PSYCHIATRY AND MEDICAL ILLNESS
Unexplained Physical Symptoms
What’s a Psychiatrist to Do?
By Humberto Marin, MD and Javier I. Escobar, MD
August 1, 2008
Dr Marin is assistant professor in the department of psychiatry and Dr Escobar is associate dean of global health and professor of psychiatry and family medicine at the University of Medicine and Dentistry of New Jersey–Robert Wood Johnson Medical School in New Brunswick. Dr Marin reports that he has received research support from Eli Lilly and Pfizer. Dr Escobar reports that he has no conflicts of interest concerning the subject matter of this article.
Evidence is rapidly growing for the usefulness of modified cognitive-behavioral therapies for somatoform syndromes.30,31
A comprehensive model successfully applied in several studies included relaxation training, behavioral management, cognitive restructuring, emotion identification, emotion regulation, and interpersonal skills training.32
Other types of psychotherapy have not been tested in well-controlled studies. However, it is our impression that intensive or exploratory therapies that focus on internal conflict and mental change may be counterproductive.
As mentioned, mental disorders such as significant depression and anxiety are common in those with SD and should be specifically addressed. However, there is no clear evidence from randomized clinical trials demonstrating the efficacy of psychotropic drugs for the treatment of unexplained physical symptoms. The benefit observed in some studies has been attributed to the effect of medications on anxiety or depressive symptoms and not to a direct effect on somatic symptoms.
On the basis of our clinical experience, patients with SD accompanied by significant depression and anxiety symptoms can be initially treated with an SSRI or a serotonin norepinephrine(Drug information on norepinephrine)
reuptake inhibitor. Mirtazapine(Drug information on mirtazapine)
seems to be a reasonable first option for patients with unexplained symptoms who have significant insomnia or anorexia because of the drug’s positive effects on sleep and appetite. In patients with significant fatigue/sleepiness or poor concentration, or those in whom the avoidance of sexual adverse effects is paramount, bupropion may be a good first-line agent.
Because patients with SD may be at a heightened risk for addiction or dependence, caution must be exercised when prescribing medications with addictive potential, such as opiate analgesics and tranquilizers such as benzodiazepines. In patients with SD, pain complaints are very common and include headaches, and joint, abdominal, and pelvic pain. NSAIDs should be used whenever possible for pain relief. FDA-Approved Medications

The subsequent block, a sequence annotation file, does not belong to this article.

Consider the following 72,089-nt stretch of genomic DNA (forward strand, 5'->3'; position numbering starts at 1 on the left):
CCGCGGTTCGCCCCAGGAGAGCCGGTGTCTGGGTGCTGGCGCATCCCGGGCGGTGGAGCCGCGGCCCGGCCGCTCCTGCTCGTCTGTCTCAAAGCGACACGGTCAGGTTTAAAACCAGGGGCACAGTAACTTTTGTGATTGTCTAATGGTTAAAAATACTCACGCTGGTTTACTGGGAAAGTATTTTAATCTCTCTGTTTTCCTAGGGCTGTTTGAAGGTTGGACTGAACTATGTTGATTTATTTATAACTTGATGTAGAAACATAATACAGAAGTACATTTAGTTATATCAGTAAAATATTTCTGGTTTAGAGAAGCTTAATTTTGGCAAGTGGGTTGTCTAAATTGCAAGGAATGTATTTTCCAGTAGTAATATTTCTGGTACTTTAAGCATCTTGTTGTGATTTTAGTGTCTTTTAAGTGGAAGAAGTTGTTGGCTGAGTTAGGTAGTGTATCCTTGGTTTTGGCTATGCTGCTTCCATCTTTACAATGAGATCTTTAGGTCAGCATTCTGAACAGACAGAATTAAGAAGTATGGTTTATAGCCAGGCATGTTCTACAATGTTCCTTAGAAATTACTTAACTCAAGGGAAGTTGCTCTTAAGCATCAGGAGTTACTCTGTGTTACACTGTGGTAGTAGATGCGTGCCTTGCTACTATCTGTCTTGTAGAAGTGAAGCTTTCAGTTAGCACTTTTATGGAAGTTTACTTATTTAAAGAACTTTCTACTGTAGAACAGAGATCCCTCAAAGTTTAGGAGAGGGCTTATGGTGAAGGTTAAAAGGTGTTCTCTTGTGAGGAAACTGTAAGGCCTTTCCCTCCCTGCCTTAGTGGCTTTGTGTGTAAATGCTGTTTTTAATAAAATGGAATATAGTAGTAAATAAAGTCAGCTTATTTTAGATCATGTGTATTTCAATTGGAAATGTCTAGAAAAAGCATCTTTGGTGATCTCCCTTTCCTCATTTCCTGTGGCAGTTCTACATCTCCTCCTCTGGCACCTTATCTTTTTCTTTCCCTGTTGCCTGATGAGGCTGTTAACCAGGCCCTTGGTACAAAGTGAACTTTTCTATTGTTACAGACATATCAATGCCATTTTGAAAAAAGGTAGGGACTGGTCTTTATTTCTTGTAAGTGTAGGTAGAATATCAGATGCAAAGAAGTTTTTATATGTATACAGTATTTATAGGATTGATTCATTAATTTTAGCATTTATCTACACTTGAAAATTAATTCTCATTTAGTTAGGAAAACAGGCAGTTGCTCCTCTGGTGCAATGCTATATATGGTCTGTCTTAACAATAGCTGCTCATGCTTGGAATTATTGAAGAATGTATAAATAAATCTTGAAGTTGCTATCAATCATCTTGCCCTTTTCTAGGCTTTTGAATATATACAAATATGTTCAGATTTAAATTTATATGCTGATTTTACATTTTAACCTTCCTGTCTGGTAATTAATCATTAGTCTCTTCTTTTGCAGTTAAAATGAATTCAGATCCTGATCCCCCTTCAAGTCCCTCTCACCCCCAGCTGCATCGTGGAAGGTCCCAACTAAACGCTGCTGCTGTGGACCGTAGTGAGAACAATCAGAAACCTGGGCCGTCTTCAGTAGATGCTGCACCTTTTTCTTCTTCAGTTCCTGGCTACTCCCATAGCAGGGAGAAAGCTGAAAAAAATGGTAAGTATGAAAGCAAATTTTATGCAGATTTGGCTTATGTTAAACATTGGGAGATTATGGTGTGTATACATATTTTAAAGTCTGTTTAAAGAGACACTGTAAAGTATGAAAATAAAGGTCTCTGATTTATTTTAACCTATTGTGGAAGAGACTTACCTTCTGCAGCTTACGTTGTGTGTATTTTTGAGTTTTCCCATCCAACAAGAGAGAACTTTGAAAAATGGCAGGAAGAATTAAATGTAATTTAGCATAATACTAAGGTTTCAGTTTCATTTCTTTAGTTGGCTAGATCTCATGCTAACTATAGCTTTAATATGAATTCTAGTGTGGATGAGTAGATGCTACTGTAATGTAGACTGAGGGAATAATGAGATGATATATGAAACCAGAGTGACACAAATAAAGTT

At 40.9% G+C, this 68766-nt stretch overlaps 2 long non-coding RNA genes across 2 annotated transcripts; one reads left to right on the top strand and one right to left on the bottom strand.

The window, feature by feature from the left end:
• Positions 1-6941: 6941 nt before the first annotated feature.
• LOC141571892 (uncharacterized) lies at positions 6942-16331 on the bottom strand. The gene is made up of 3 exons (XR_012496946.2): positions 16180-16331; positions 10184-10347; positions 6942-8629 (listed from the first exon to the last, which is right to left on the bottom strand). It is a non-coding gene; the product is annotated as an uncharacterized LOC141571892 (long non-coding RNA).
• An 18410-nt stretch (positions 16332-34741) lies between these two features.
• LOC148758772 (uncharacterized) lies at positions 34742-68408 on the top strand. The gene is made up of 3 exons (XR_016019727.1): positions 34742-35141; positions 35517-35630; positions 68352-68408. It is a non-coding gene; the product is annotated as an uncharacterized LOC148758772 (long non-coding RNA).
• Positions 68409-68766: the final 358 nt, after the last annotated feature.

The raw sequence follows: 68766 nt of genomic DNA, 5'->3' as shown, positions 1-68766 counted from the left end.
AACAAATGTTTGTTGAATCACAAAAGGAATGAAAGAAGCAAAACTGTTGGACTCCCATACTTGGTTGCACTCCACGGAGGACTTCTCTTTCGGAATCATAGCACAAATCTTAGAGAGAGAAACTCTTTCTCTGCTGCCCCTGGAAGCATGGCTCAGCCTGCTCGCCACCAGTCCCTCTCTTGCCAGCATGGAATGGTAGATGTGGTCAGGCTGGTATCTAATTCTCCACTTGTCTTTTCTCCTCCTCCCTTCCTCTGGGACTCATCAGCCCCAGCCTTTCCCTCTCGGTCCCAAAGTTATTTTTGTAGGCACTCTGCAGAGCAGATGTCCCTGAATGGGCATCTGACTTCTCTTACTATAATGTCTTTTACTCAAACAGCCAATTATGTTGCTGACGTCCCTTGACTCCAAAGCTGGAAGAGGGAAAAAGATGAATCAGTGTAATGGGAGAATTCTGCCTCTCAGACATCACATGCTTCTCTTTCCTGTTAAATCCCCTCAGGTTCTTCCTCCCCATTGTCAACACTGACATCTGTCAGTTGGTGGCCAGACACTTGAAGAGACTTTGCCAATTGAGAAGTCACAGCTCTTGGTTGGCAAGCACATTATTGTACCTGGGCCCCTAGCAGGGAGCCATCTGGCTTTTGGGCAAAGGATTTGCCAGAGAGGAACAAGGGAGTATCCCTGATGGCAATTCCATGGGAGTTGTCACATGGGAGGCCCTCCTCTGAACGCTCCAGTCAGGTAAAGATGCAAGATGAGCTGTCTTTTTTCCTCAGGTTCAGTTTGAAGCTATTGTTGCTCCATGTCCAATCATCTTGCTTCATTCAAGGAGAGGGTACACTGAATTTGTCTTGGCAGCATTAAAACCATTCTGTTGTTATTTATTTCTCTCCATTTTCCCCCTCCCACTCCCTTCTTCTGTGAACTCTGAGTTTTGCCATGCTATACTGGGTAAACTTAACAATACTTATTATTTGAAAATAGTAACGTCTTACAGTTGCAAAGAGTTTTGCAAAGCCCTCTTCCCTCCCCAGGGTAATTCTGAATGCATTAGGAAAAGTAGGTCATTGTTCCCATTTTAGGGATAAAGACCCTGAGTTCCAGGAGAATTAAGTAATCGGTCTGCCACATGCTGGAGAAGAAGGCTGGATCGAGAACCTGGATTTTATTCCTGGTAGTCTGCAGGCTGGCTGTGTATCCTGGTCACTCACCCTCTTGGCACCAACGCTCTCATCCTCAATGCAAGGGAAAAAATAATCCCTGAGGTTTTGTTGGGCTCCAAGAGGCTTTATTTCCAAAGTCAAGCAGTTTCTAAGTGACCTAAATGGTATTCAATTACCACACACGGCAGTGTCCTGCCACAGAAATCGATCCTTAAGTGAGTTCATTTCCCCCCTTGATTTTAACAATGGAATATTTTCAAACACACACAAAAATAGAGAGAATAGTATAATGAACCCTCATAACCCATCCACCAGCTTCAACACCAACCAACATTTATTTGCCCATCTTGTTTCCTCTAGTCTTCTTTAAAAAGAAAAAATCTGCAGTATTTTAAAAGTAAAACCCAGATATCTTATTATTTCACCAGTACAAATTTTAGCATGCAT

The anticonvulsant pregabalin(Drug information on pregabalin)
and the antidepressant duloxetine(Drug information on duloxetine)
have been recently approved for the treatment of fibromyalgia. Pregabalin has analgesic properties, especially for neuropathic pain, and has also shown some antianxiety effects in randomized clinical trials. Duloxetine, a dual action antidepressant, also seems to exert some analgesic properties similar to those reported for other dual action drugs as well as tricyclic antidepressants.
Lufriprostone has been approved for clinical use in irritable bowel symptoms alternating with chronic idiopathic constipation syndromes. This drug appears to exert a laxative action by increasing the secretion of chloride and fluid in the intestinal epithelium. Fluoxetine(Drug information on fluoxetine)
, paroxetine(Drug information on paroxetine)
, and sertraline(Drug information on sertraline)
have been approved for the treatment of premenstrual dysphoric disorder/premenstrual syndrome, which have a number of somatic manifestations and also include anxiety and depression symptoms. A recent meta-analysis found that all SSRIs seem to be about equally helpful for premenstrual symptoms, their continuous use is better than intermittent use, and their clinical effect on symptoms seems to be relatively small.33 The Future Definition of SD
As we prepare for the new edition of DSM
-V, we suggest the following:
• Consider a dimensional approach for unexplained physical symptoms with differences in severity.
• Avoid further expansion of somatoform categories and the mechanistic count of symptoms and systems. There is a need for evidence-based,inclusive, and simpler definitions.
• Do not devalue the psychological, cultural, and social aspects in patients with somatoform disorders; instead, emphasize their character as complex expressions of distress and sickness.
• Do not subordinate somatic presentations to other mental disorders or to purely mental mechanisms. Acknowledge the unique and independent nature of somatoform disorders.
Drugs Mentioned in This Article
Bupropion (Wellbutrin, Zyban)
Fluoxetine (Prozac, Sarafem)
Gabapentin(Drug information on gabapentin) (Neurontin)
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Escobar JI, Gara MA, Diaz-Martinez AM, et al. Effectiveness of a time-limited cognitive behavior therapy type intervention among primary care patients with medically unexplained symptoms. Ann Fam Med. 2007;5:328-335.
Smith GR Jr, Rost K, Kashner TM. A trial of the effect of a standardized psychiatric consultation on health outcomes and costs in somatizing patients. Arch Gen Psychiatry. 1995;52:238-243.
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